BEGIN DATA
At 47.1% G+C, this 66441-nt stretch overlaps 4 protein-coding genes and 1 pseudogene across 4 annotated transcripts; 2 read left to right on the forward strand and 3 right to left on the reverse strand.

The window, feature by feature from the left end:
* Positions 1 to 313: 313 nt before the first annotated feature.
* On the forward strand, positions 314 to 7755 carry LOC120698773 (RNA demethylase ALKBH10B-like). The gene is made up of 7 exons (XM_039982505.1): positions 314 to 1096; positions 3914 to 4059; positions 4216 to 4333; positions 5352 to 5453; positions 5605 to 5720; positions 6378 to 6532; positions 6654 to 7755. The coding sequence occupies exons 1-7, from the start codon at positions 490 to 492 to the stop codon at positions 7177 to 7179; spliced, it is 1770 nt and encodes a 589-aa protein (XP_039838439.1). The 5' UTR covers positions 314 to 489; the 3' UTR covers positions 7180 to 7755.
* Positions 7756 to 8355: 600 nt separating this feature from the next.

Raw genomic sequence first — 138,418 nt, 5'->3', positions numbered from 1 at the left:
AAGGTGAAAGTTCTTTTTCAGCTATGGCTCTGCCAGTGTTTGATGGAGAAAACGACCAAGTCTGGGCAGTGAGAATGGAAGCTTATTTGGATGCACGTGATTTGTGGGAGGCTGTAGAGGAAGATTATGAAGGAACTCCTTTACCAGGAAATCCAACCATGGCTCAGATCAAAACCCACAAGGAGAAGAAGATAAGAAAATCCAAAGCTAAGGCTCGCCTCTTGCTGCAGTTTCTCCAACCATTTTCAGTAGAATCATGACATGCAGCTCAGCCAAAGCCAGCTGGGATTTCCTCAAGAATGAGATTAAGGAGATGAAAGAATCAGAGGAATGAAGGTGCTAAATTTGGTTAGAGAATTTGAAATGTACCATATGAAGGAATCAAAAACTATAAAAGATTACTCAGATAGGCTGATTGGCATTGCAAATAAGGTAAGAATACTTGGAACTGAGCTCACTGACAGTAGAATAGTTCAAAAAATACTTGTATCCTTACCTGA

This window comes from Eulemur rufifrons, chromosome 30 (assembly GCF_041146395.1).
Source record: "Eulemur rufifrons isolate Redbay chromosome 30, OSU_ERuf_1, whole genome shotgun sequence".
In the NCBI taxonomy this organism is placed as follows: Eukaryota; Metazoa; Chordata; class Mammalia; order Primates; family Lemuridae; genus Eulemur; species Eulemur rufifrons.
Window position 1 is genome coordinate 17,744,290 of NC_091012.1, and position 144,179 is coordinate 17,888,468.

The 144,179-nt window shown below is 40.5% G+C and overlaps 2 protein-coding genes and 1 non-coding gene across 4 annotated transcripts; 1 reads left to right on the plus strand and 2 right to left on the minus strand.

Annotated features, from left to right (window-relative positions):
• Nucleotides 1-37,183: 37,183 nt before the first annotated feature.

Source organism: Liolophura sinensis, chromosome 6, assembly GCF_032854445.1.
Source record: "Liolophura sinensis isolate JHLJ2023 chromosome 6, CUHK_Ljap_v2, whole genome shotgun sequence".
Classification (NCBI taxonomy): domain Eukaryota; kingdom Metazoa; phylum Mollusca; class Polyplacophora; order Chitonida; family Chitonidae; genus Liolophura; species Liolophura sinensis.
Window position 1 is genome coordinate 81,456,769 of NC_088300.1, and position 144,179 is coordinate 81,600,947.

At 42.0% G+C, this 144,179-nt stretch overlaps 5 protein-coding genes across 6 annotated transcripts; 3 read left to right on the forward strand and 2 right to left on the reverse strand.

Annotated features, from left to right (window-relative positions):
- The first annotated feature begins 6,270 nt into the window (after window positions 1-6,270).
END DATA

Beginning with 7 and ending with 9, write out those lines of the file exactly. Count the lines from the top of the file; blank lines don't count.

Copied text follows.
AAGGTGAAAGTTCTTTTTCAGCTATGGCTCTGCCAGTGTTTGATGGAGAAAACGACCAAGTCTGGGCAGTGAGAATGGAAGCTTATTTGGATGCACGTGATTTGTGGGAGGCTGTAGAGGAAGATTATGAAGGAACTCCTTTACCAGGAAATCCAACCATGGCTCAGATCAAAACCCACAAGGAGAAGAAGATAAGAAAATCCAAAGCTAAGGCTCGCCTCTTGCTGCAGTTTCTCCAACCATTTTCAGTAGAATCATGACATGCAGCTCAGCCAAAGCCAGCTGGGATTTCCTCAAGAATGAGATTAAGGAGATGAAAGAATCAGAGGAATGAAGGTGCTAAATTTGGTTAGAGAATTTGAAATGTACCATATGAAGGAATCAAAAACTATAAAAGATTACTCAGATAGGCTGATTGGCATTGCAAATAAGGTAAGAATACTTGGAACTGAGCTCACTGACAGTAGAATAGTTCAAAAAATACTTGTATCCTTACCTGA

This window comes from Eulemur rufifrons, chromosome 30 (assembly GCF_041146395.1).
Source record: "Eulemur rufifrons isolate Redbay chromosome 30, OSU_ERuf_1, whole genome shotgun sequence".